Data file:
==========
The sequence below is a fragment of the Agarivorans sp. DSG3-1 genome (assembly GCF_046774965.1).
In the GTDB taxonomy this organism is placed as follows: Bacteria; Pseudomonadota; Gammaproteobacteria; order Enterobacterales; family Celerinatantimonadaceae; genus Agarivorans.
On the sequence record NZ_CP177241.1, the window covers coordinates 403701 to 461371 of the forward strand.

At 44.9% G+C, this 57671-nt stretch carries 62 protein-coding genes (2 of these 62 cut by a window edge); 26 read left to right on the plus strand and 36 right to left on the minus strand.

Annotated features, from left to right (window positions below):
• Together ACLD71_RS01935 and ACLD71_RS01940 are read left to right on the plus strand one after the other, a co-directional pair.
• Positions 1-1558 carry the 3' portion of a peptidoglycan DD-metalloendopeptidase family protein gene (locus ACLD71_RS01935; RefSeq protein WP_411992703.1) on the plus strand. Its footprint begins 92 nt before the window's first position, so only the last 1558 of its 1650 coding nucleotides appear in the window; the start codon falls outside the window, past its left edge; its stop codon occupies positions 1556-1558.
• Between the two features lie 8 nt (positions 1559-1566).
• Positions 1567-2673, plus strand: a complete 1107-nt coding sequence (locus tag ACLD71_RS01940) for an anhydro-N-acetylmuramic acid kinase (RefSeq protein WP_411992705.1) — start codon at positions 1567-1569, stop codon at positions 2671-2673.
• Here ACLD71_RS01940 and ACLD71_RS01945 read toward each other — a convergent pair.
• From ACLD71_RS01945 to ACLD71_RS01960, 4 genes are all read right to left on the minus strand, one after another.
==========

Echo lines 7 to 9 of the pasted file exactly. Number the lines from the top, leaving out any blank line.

• Positions 1-1558 carry the 3' portion of a peptidoglycan DD-metalloendopeptidase family protein gene (locus ACLD71_RS01935; RefSeq protein WP_411992703.1) on the plus strand. Its footprint begins 92 nt before the window's first position, so only the last 1558 of its 1650 coding nucleotides appear in the window; the start codon falls outside the window, past its left edge; its stop codon occupies positions 1556-1558.
• Between the two features lie 8 nt (positions 1559-1566).
• Positions 1567-2673, plus strand: a complete 1107-nt coding sequence (locus tag ACLD71_RS01940) for an anhydro-N-acetylmuramic acid kinase (RefSeq protein WP_411992705.1) — start codon at positions 1567-1569, stop codon at positions 2671-2673.